The Gamer Geeks gave Land Vs. Sea a mixed endorsement, finding the game good enough but not spectacular or rememberable. According to one Gamer Geek, “I think this is a great game to introduce to new players to the hobby, but I would prefer to play Carcassonne and teach them that game. This game feels complete but watered down and not nearly as engaging as I thought it would be. I give it a thumbs up for casual players, but not for us elitists.” Another Gamer Geek said, “Gorgeous to look at and fun to play, but it just fell short for me. It didn’t feel any easier than other tile-laying games, but nor did it feel like it was deep enough. I recommend it, all the same, but only with two players.” When the last Map tiles were placed, the Gamer Geeks thought about it one last time and were of a mixed mind. Some agreed that it was worth their time, and some believed it was worth other people’s time. Either way, the Gamer Geeks found Land Vs. Sea to be “pretty much OK.”
To learn how to play Land vs. Sea use the basic rules first. The optional rules add depth to the game’s decision-making, increasing the time needed to calculate scores. This can cause the game to feel a bit slower than it should, especially if the players are not familiar with the primary scoring method. After you get a few games on the table, add the optional scoring to add new levels of thinking and strategy. Great stuff, and I highly recommend playing with “Caravans and Ship” as soon as you have the basics down. This particular scoring option introduces an end-game scoring that makes each Map tile placed feel all the more critical.
Weirdly enough, the player who takes control of the land has a visual advantage. Scanning the Map tiles to connect land areas always felt more accessible to the land players. I’m not suggesting that connecting the sea is any more or less complicated game-play-wise. Still, visually it’s not as apparent or evident at times how you should connect sea areas without adding to the land areas. Think of it like trying only to see negative space. Of course, you cannot avoid doing so, but visually speaking, it just felt more complex. As a result, our players always wanted to play as the land and begrudgingly took the sea. Honestly, it just feels more complex somehow.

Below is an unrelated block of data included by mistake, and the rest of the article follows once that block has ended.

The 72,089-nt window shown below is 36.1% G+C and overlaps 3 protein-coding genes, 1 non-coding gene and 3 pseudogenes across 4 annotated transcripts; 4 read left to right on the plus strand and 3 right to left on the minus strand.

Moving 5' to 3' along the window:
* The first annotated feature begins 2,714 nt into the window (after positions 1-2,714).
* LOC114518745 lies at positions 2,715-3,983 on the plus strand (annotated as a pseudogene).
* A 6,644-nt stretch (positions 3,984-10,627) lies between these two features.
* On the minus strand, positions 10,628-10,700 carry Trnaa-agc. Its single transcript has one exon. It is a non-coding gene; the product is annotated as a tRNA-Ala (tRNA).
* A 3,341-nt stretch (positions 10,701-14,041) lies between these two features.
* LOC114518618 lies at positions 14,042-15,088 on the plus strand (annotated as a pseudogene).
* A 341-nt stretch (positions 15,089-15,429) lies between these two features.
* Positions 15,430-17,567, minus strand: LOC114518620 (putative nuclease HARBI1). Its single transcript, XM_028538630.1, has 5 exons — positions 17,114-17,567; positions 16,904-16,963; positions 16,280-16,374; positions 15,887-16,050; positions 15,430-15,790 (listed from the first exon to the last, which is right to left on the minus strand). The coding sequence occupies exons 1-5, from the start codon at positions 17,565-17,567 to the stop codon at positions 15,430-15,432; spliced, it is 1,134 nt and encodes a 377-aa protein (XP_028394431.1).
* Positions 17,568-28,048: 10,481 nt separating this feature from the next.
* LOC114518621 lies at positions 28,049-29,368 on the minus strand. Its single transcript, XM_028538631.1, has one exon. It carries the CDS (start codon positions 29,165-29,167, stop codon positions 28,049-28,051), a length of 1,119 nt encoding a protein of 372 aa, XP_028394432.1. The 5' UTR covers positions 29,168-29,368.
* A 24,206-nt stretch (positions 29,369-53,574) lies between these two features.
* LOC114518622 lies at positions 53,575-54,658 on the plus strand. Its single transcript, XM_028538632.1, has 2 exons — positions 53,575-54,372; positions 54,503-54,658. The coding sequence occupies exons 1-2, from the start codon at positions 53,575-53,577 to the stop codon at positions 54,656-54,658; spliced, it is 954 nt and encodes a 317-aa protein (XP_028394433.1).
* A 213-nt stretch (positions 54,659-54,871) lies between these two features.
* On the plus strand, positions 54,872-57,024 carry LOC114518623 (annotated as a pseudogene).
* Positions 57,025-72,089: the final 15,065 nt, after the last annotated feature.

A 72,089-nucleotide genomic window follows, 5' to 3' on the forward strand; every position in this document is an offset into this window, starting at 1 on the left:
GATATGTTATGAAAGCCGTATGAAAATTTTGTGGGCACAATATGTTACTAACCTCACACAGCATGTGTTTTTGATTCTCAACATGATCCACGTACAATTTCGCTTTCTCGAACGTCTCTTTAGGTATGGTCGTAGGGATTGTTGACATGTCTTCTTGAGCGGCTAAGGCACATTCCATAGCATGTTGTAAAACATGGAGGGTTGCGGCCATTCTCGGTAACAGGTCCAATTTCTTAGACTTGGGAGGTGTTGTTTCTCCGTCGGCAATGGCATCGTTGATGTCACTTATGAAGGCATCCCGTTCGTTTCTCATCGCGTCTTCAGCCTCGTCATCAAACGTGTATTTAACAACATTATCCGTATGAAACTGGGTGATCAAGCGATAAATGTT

The game publisher suggests the minimum playing age for the game is 14 years and older. Don’t you believe it. This puzzle game requires nothing more of its youngest players to make decisions that are self-evident based on the tiles they have available to them and the tiles already in play. So if your Child Geek can put together a puzzle, they can play Land Vs. Sea. Just expect that they won’t be scoring the “big points.” Regardless, the game is very accessible to young Child Geeks and an excellent opportunity to get them involved in the hobby. Expect your Child Geeks to pour the game’s contents onto the floor and play with the Map tiles to create their unique locations.
Our players mentioned more than once how much Land Vs. Sea felt similar to Carcasonne, a classic tile-laying game that many consider being a “gateway” into the hobby. Truthfully, I see the connection with the games similar in their means of play, which is where any comparisons end. Land Vs. Sea is a beautiful two-player game but falls short of pleasing if you add more players to the table. In contrast, Carcassonne falls flat if playing with two players and excels when more players are added to the mix—as such, comparing Land vs. Sea to Carcasonne is similar to comparing vanilla ice cream to chocolate ice cream. They both do the trick but will serve different audiences.
If you are exploring two-player games or are already a fan, do take a look at Land Vs. Sea and get it to your table as soon as the opportunity presents itself. It’s a clever puzzle game with multiple ways of scoring that can be added or removed per the player’s desire. Explore the land you create and sail the endless seas surrounding your islands and unfathomably massive continents. Enjoy the journey and the game.
This game was given to Father Geek as a review copy. Father Geek was not paid, bribed, wined, dined, or threatened in vain hopes of influencing this review. Such is the statuesque and legendary integrity of Father Geek.